The Role of Caesarean Section and Nonbreastfeeding in Preventing Mother-to-child Transmission of Hepatitis B Virus in HBsAg-and HBeAg-positive Mothers

Results From a Prospective Cohort Study and a Meta-analysis

Yu-Chen Pan; Zhi-Fang Jia; Yue-Qi Wang; Na Yang; Jian-Xun Liu; Xiang-Jun Zhai; Ying Song; Chong Wang; Jie Li; Jing Jiang


J Viral Hepat. 2020;27(10):1032-1043. 

In This Article

Abstract and Introduction


The study aimed to assess whether caesarean section and nonbreastfeeding can prevent mother-to-child transmission (MTCT) in HBsAg- and HBeAg-positive mothers via a cohort study and a meta-analysis. (1) Pregnant women who were positive for HBsAg and HBeAg and did not receive antiviral treatment during pregnancy were recruited from the First Hospital of Jilin University, Maternal and Child Health Care Center of Jiangsu and Henan from August 2009 to June 2015. Infants received active and passive immunity. (2) In addition, a systematic literature search was performed in the PubMed, Embase, Cochrane, China National Knowledge Infrastructure and Wanfang Chinese databases. The retrieval strategy was [("HBV" or "hepatitis b" or "hepatitis b virus") and ("mother-to-infant transmission" or "vertical transmission")]. Studies were screened, and data were extracted. The fixed-effect model was used to analyse the studies. A total of 852 mothers and 857 newborns were enrolled. At the age of 7 months, 41 infants (4.78%) were positive for HBsAg. Multivariate analysis showed that mothers with higher HBV DNA levels (>108 IU/mL; RR = 3.03, 95% CI: 1.41–6.52) were associated with an increased risk of infection. Although there was no statistical significance, caesarean section (RR = 0.61) and nonbreastfeeding (RR = 0.88) showed a tendency to reduce the risk of infection. (2) A total of 5726 studies were identified. Together with our study, 13 were included in the analysis of delivery mode, and 12 were included in the analysis of feeding mode. The risk of infection in the caesarean section group was lower than that in the vaginal delivery group (RR = 0.58, 95% CI: 0.46–0.74). In the analysis of feeding mode, the risk in the nonbreastfeeding group was significantly lower (RR = 0.74, 95% CI: 0.56–0.98). In conclusion, caesarean section and nonbreastfeeding reduced the risk of MTCT in infants of HBsAg- and HBeAg-positive mothers who did not receive antiviral therapy during pregnancy.


Hepatitis B virus (HBV) infection is one of the major public health burdens worldwide. According to data from the World Health Organization (WHO), nearly 257 million people were living with chronic HBV infection in 2015, and HBV results in 887 000 deaths every year worldwide, including death from liver failure, cirrhosis and liver cancer.[1,2] China is one of the highest prevalence areas of HBV worldwide.[3] It is estimated that 93 million people are infected with HBV in China, including 20 million with chronic hepatitis B.[4]

When HBV infection occurs during the perinatal period through mother-to-child transmission (MTCT), the rate of chronic infection is as high as 90%; in the infant period, the rate is 25%-30%;[5,6] and after 5 years of age, the rate decreases to 5%-10%. Moreover, infection in infants is more likely to progress to cirrhosis and hepatocellular carcinoma.[7] Therefore, the prevention of MTCT of HBV will be meaningful to eventually eliminate the burden of HBV infection.[8]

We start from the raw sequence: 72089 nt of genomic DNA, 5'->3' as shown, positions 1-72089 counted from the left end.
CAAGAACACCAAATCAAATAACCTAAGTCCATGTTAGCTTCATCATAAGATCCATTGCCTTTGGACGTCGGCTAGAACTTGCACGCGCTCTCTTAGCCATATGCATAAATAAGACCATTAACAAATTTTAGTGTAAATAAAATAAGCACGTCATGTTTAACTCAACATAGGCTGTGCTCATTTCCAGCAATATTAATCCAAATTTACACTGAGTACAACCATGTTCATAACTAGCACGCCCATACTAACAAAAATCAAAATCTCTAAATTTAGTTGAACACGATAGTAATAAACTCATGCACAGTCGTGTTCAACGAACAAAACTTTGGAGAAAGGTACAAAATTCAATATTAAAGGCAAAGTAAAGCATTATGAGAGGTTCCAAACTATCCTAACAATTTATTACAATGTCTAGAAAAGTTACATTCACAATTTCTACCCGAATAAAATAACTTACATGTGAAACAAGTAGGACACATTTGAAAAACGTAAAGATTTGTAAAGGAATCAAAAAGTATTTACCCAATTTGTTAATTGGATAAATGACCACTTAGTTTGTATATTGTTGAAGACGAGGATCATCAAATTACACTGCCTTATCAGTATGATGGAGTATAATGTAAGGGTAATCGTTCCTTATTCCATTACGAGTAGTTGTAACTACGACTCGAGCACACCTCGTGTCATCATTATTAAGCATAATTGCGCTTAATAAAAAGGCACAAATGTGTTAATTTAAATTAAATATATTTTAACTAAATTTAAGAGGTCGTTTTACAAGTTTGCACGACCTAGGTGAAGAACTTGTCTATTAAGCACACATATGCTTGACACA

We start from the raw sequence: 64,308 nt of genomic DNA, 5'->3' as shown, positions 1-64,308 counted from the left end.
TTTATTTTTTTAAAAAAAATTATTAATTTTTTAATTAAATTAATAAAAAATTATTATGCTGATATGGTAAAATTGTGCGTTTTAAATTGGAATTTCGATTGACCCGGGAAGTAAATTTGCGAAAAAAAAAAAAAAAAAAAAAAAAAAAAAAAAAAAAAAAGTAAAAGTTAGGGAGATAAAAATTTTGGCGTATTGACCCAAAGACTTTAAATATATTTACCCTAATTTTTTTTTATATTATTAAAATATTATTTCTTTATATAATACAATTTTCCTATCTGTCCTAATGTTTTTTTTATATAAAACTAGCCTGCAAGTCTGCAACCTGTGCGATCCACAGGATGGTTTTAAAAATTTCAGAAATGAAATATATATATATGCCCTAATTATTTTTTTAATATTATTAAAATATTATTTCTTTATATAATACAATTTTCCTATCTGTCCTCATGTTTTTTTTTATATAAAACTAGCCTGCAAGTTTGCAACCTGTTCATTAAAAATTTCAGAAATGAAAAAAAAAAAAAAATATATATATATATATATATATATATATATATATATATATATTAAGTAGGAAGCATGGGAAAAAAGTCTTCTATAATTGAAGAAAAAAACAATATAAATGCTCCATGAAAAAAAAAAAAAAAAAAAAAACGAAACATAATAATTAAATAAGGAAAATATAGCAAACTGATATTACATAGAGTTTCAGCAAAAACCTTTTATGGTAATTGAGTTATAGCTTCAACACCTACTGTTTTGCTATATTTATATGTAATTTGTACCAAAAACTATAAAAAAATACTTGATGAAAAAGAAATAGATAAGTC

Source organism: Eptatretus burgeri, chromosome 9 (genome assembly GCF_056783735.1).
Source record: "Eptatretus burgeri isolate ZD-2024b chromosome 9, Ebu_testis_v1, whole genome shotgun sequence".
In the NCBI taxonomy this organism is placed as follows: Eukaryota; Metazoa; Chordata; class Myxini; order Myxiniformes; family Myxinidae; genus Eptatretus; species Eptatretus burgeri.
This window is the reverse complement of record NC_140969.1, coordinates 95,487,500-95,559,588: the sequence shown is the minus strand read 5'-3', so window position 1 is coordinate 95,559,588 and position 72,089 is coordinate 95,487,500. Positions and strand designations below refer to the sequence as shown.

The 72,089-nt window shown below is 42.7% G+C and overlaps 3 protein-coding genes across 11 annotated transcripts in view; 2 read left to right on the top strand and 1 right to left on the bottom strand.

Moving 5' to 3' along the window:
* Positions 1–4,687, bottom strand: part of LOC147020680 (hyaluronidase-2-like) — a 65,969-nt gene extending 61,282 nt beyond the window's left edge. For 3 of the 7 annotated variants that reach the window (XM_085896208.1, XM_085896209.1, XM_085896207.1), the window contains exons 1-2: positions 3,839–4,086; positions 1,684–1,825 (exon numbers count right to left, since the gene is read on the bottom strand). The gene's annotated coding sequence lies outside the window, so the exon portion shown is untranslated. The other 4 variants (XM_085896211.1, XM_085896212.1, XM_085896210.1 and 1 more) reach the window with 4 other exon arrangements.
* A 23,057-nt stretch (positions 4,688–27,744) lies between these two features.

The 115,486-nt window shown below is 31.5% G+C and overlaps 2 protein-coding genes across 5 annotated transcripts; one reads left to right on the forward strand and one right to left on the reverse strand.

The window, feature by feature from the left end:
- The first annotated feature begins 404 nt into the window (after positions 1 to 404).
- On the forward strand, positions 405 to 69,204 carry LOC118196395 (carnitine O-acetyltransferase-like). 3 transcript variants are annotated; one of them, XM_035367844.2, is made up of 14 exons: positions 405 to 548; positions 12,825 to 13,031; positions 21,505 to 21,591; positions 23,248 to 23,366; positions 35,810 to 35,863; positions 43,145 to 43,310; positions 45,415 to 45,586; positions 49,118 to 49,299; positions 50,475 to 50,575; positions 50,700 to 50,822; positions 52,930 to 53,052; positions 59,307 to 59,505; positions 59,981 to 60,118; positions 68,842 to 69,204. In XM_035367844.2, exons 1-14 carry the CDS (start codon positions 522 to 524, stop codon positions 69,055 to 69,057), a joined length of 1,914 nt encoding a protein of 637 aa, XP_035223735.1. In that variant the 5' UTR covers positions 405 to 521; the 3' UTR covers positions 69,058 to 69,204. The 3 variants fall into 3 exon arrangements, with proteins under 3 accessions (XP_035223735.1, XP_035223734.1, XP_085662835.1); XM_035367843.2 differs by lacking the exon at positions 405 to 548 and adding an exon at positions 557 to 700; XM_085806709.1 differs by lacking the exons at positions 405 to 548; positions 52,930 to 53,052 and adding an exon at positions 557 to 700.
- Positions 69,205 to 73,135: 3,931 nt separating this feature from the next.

The MTCT rate of HBV has decreased significantly due to both passive and active immunization using hepatitis B immune globulin (HBIG) and HBV vaccine in the neonatal period. However, transmission still occurs in 11.0% of infected mothers who were positive for hepatitis B e antigen (HBeAg).[9] Recently, oral antiviral drugs (telbivudine, tenofovir or lamivudine) have been clinically recommended to block MTCT at 28–32 weeks for pregnant women with a high viral load and normal liver function. However, the long-term safety of antiviral drugs is still under investigation. On the other hand, not all pregnant women would take the drug during pregnancy. Therefore, it is still crucial to explore the factors associated with MTCT among mothers not taking antiviral drugs.

In recent years, scholars have been concerned about the effects of delivery mode and feeding mode on MTCT. The benefits of breastfeeding for newborns are well known. WHO suggests that chronic HBV infection of the mother should not be a reason to avoid breastfeeding.[10] However, some researchers have suggested the possibility of HBV transmission through breastfeeding since Linnemann reported the presence of HBsAg in the breast milk of chronically infected mothers and other researchers have found HBeAg and HBV DNA in breast milk.[11,12] Caesarean section (CS) is considered a method of reducing the risk of MTCT for some viruses, such as human immunodeficiency virus and herpes simplex virus.[13,14] However, the effect of delivery mode on MTCT of HBV remains controversial.[15,16] Previous studies have considered that nonbreastfeeding and caesarean section had no association with MTCT of HBV, but many studies have shown a tendency towards decreased risk in statistics. Accordingly, we explored the role of CS and nonbreastfeeding in MTCT in high-risk groups: mothers who both were positive for HBsAg and HBeAg and did not receive antiviral therapy during pregnancy. Considering that the number of infections in a single study was insufficient, we searched the literature extensively, synthesized related studies and conducted a meta-analysis to discuss it in depth.